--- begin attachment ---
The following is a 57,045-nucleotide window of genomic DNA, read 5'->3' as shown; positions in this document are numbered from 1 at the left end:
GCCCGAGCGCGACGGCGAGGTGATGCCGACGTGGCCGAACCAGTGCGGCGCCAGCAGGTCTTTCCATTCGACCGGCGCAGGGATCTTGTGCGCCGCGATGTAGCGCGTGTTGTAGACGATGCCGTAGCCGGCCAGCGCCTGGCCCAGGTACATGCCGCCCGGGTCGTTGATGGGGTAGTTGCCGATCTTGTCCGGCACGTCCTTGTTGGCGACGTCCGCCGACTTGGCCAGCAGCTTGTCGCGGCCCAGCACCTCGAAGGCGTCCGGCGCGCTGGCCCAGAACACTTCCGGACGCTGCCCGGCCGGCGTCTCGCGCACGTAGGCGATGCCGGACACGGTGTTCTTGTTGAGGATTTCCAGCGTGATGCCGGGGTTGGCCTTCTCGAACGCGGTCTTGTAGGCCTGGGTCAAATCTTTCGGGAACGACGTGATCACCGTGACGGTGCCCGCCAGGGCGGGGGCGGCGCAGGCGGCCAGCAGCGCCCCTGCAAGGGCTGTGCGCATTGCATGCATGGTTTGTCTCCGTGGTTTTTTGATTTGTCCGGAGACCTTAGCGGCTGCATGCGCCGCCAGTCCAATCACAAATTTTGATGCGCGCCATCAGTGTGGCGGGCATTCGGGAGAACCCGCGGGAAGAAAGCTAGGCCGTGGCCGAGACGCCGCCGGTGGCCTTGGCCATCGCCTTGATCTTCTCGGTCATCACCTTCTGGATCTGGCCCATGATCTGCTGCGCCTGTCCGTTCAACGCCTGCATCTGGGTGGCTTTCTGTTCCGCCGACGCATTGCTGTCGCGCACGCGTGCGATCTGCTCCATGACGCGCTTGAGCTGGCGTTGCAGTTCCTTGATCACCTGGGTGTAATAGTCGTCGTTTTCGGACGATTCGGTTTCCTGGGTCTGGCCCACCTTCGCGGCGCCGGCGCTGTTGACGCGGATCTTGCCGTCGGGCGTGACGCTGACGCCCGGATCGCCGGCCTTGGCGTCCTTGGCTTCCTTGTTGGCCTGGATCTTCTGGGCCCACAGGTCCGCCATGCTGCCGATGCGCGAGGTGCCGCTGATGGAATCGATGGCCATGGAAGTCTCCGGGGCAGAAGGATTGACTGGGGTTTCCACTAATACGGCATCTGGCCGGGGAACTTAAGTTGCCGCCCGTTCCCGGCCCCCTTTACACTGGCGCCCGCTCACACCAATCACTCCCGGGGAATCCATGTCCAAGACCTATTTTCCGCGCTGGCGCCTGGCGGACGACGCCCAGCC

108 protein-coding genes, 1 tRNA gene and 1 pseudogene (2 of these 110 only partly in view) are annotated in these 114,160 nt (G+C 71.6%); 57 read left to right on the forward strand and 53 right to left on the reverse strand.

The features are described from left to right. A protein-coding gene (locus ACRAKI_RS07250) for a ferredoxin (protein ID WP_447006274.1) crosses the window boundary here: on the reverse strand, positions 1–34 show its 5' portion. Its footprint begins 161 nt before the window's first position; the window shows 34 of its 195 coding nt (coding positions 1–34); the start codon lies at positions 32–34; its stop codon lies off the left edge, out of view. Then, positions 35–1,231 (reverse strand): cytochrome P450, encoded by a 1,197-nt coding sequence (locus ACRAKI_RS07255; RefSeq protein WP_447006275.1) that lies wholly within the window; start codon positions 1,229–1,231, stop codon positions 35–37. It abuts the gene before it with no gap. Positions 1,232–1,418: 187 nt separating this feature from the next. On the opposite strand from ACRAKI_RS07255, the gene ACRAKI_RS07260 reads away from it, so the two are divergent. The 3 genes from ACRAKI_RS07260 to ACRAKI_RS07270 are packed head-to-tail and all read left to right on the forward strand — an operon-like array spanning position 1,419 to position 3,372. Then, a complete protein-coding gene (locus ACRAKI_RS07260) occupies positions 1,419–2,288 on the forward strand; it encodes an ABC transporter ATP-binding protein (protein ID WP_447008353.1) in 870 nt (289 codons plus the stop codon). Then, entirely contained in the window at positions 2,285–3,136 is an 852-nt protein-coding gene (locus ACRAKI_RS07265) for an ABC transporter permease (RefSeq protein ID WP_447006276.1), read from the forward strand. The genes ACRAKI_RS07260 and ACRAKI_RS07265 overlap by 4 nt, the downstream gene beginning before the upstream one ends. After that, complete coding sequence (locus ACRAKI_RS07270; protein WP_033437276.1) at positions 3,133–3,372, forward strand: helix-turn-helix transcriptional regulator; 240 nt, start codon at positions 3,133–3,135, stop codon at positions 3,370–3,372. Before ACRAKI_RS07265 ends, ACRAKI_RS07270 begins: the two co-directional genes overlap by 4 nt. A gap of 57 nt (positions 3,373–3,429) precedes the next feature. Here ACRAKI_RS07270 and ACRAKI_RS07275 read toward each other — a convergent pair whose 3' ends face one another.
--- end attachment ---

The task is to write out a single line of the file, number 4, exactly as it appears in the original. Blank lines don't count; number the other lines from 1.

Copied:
The features are described from left to right. A protein-coding gene (locus ACRAKI_RS07250) for a ferredoxin (protein ID WP_447006274.1) crosses the window boundary here: on the reverse strand, positions 1–34 show its 5' portion. Its footprint begins 161 nt before the window's first position; the window shows 34 of its 195 coding nt (coding positions 1–34); the start codon lies at positions 32–34; its stop codon lies off the left edge, out of view. Then, positions 35–1,231 (reverse strand): cytochrome P450, encoded by a 1,197-nt coding sequence (locus ACRAKI_RS07255; RefSeq protein WP_447006275.1) that lies wholly within the window; start codon positions 1,229–1,231, stop codon positions 35–37. It abuts the gene before it with no gap. Positions 1,232–1,418: 187 nt separating this feature from the next. On the opposite strand from ACRAKI_RS07255, the gene ACRAKI_RS07260 reads away from it, so the two are divergent. The 3 genes from ACRAKI_RS07260 to ACRAKI_RS07270 are packed head-to-tail and all read left to right on the forward strand — an operon-like array spanning position 1,419 to position 3,372. Then, a complete protein-coding gene (locus ACRAKI_RS07260) occupies positions 1,419–2,288 on the forward strand; it encodes an ABC transporter ATP-binding protein (protein ID WP_447008353.1) in 870 nt (289 codons plus the stop codon). Then, entirely contained in the window at positions 2,285–3,136 is an 852-nt protein-coding gene (locus ACRAKI_RS07265) for an ABC transporter permease (RefSeq protein ID WP_447006276.1), read from the forward strand. The genes ACRAKI_RS07260 and ACRAKI_RS07265 overlap by 4 nt, the downstream gene beginning before the upstream one ends. After that, complete coding sequence (locus ACRAKI_RS07270; protein WP_033437276.1) at positions 3,133–3,372, forward strand: helix-turn-helix transcriptional regulator; 240 nt, start codon at positions 3,133–3,135, stop codon at positions 3,370–3,372. Before ACRAKI_RS07265 ends, ACRAKI_RS07270 begins: the two co-directional genes overlap by 4 nt. A gap of 57 nt (positions 3,373–3,429) precedes the next feature. Here ACRAKI_RS07270 and ACRAKI_RS07275 read toward each other — a convergent pair whose 3' ends face one another.